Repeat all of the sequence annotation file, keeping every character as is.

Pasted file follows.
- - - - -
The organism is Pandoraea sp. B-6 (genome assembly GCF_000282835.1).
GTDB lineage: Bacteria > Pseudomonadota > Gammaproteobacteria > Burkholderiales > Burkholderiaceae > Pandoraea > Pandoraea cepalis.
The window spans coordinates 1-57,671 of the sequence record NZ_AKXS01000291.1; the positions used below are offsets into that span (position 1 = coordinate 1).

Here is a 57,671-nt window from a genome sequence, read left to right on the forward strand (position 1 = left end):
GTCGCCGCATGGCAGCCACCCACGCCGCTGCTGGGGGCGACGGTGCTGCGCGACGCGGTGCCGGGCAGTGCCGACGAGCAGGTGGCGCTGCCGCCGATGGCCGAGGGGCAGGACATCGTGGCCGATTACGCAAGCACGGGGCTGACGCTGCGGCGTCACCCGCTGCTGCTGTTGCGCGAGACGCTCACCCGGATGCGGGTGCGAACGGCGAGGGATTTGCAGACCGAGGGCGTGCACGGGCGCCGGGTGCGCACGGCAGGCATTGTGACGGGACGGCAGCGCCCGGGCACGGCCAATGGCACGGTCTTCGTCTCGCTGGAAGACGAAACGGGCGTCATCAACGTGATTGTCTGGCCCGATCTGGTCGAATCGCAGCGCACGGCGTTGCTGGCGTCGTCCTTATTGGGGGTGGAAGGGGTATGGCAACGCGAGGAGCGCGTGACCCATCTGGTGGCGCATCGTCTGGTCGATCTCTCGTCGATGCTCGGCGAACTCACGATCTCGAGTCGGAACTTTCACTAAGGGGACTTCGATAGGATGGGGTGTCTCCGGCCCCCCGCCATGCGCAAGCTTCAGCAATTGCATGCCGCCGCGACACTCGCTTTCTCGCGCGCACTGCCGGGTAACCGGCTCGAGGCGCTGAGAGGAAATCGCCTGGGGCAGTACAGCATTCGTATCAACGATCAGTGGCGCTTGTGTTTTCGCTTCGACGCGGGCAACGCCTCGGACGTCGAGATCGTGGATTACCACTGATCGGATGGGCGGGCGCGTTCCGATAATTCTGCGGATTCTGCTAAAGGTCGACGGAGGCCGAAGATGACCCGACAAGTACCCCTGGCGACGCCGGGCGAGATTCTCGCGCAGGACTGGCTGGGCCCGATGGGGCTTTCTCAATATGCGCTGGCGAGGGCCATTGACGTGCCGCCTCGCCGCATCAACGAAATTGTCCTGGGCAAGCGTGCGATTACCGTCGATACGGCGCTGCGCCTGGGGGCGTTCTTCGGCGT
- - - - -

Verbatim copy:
The organism is Pandoraea sp. B-6 (genome assembly GCF_000282835.1).
GTDB lineage: Bacteria > Pseudomonadota > Gammaproteobacteria > Burkholderiales > Burkholderiaceae > Pandoraea > Pandoraea cepalis.
The window spans coordinates 1-57,671 of the sequence record NZ_AKXS01000291.1; the positions used below are offsets into that span (position 1 = coordinate 1).

Here is a 57,671-nt window from a genome sequence, read left to right on the forward strand (position 1 = left end):
GTCGCCGCATGGCAGCCACCCACGCCGCTGCTGGGGGCGACGGTGCTGCGCGACGCGGTGCCGGGCAGTGCCGACGAGCAGGTGGCGCTGCCGCCGATGGCCGAGGGGCAGGACATCGTGGCCGATTACGCAAGCACGGGGCTGACGCTGCGGCGTCACCCGCTGCTGCTGTTGCGCGAGACGCTCACCCGGATGCGGGTGCGAACGGCGAGGGATTTGCAGACCGAGGGCGTGCACGGGCGCCGGGTGCGCACGGCAGGCATTGTGACGGGACGGCAGCGCCCGGGCACGGCCAATGGCACGGTCTTCGTCTCGCTGGAAGACGAAACGGGCGTCATCAACGTGATTGTCTGGCCCGATCTGGTCGAATCGCAGCGCACGGCGTTGCTGGCGTCGTCCTTATTGGGGGTGGAAGGGGTATGGCAACGCGAGGAGCGCGTGACCCATCTGGTGGCGCATCGTCTGGTCGATCTCTCGTCGATGCTCGGCGAACTCACGATCTCGAGTCGGAACTTTCACTAAGGGGACTTCGATAGGATGGGGTGTCTCCGGCCCCCCGCCATGCGCAAGCTTCAGCAATTGCATGCCGCCGCGACACTCGCTTTCTCGCGCGCACTGCCGGGTAACCGGCTCGAGGCGCTGAGAGGAAATCGCCTGGGGCAGTACAGCATTCGTATCAACGATCAGTGGCGCTTGTGTTTTCGCTTCGACGCGGGCAACGCCTCGGACGTCGAGATCGTGGATTACCACTGATCGGATGGGCGGGCGCGTTCCGATAATTCTGCGGATTCTGCTAAAGGTCGACGGAGGCCGAAGATGACCCGACAAGTACCCCTGGCGACGCCGGGCGAGATTCTCGCGCAGGACTGGCTGGGCCCGATGGGGCTTTCTCAATATGCGCTGGCGAGGGCCATTGACGTGCCGCCTCGCCGCATCAACGAAATTGTCCTGGGCAAGCGTGCGATTACCGTCGATACGGCGCTGCGCCTGGGGGCGTTCTTCGGCGT